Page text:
When asked how they want to use their wealth, many clients will want to provide financial support to loved ones. In the past, this has often been achieved by leaving an inheritance. However, as young families face pressure now, gifting during their lifetime is becoming an increasingly popular option among clients and there are benefits:

  • You can see the impact your money has had for loved ones
  • It can help loved ones overcome challenges they are facing now, such as getting on the property ladder
  • It can reduce a potential Inheritance Tax bill

However, whether you want to lend regular financial support or give a one-off lump sum, gifting should be part of your long-term financial plan. It’s a step that can ensure your plans are viable and have considered other factors, some of which may be outside of your control. For example, if you want to make regular payments to cover school fees for grandchildren, it can allow you to create a plan that ensures this will be provided until they finish their education, even if something unexpected happens.

Please contact us if you’d like to discuss how to pass on money and other assets to loved ones. We’ll help you incorporate it into a financial plan that considers your goals and financial situation to deliver a blueprint you can have confidence in.

Please note: This blog is for general information only and does not constitute advice. The information is aimed at retail clients only.

The Financial Conduct Authority does not regulate estate or tax planning. 

Financial health check: How do you score?

How do you rate your financial security?

When you think about your financial situation, what defines it as ‘healthy’? For 77% of Brits, financial success is having the financial freedom to do what they want without worrying, according to research from Schroders Personal Wealth. Yet, despite this, 48% of adults admit they feel stressed or overwhelmed about their financial situation at times. Taking the time to understand your financial situation and the steps you can take to improve could boost your financial health and overall wellbeing.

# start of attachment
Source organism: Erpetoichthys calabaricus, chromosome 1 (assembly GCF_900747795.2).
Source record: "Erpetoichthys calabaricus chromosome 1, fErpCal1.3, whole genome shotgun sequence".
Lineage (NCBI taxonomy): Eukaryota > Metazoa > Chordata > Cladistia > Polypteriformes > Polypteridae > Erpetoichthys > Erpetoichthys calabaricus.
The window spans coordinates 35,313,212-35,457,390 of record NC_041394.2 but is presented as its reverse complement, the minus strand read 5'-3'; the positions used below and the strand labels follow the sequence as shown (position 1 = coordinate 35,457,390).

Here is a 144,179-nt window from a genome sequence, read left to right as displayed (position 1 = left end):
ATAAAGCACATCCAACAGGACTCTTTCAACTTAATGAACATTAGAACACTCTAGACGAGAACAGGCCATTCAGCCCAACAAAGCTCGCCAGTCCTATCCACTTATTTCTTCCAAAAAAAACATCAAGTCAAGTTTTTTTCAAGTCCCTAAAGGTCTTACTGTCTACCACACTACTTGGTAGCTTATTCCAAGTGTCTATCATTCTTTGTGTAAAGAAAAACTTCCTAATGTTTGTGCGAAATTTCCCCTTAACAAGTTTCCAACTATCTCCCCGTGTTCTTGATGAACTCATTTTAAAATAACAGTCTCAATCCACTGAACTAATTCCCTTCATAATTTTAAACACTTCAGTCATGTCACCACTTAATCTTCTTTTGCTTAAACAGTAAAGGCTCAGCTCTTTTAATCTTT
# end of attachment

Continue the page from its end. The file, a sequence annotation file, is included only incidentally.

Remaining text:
The research found that debt is likely to be the biggest cause of stress, with respondents saying becoming debt-free was the top way to achieve financial peace of mind. This was followed by being able to save regularly and taking steps to protect their family in case something should happen to them.

The research broke financial health into four areas. It found that while Brits are good at managing day-to-day finances, looking beyond this is something many are struggling with. In fact, overall, participants, on average, scored just 52 out of 100. Luckily, there are steps you can take in each area to improve your financial health.

1. Getting the basics right: 20/25

Getting the financial basics right is important for building a solid foundation. While the results suggest this is an area many are confident with, there’s still room for improvement.

The basics start with budgeting and how you manage your money. Essentially, you need to ensure you have more money coming in than you do going out. But it also includes how you manage disposable income, do you spend or save it, for example? We’re not saying you shouldn’t indulge in treats or increase your spending, but you should balance spending now with your future.

Even if you’re comfortable with your finances, budgeting is a useful exercise for reviewing your spending and ensuring you’re on track for long-term goals.

2. Manage borrowing: 24/25

While being debt-free was seen as the top way to improve financial health, there are times when taking on debt is unavoidable. Most of us would not be able to purchase a home without using a mortgage, for example. The good news is that most Brits are comfortable managing their borrowing.

The key thing to remember with borrowing is to ensure you can keep up with debt repayments. Missing payments could harm your credit report and access to borrowing in the future, as well as meaning you face additional interest and charges.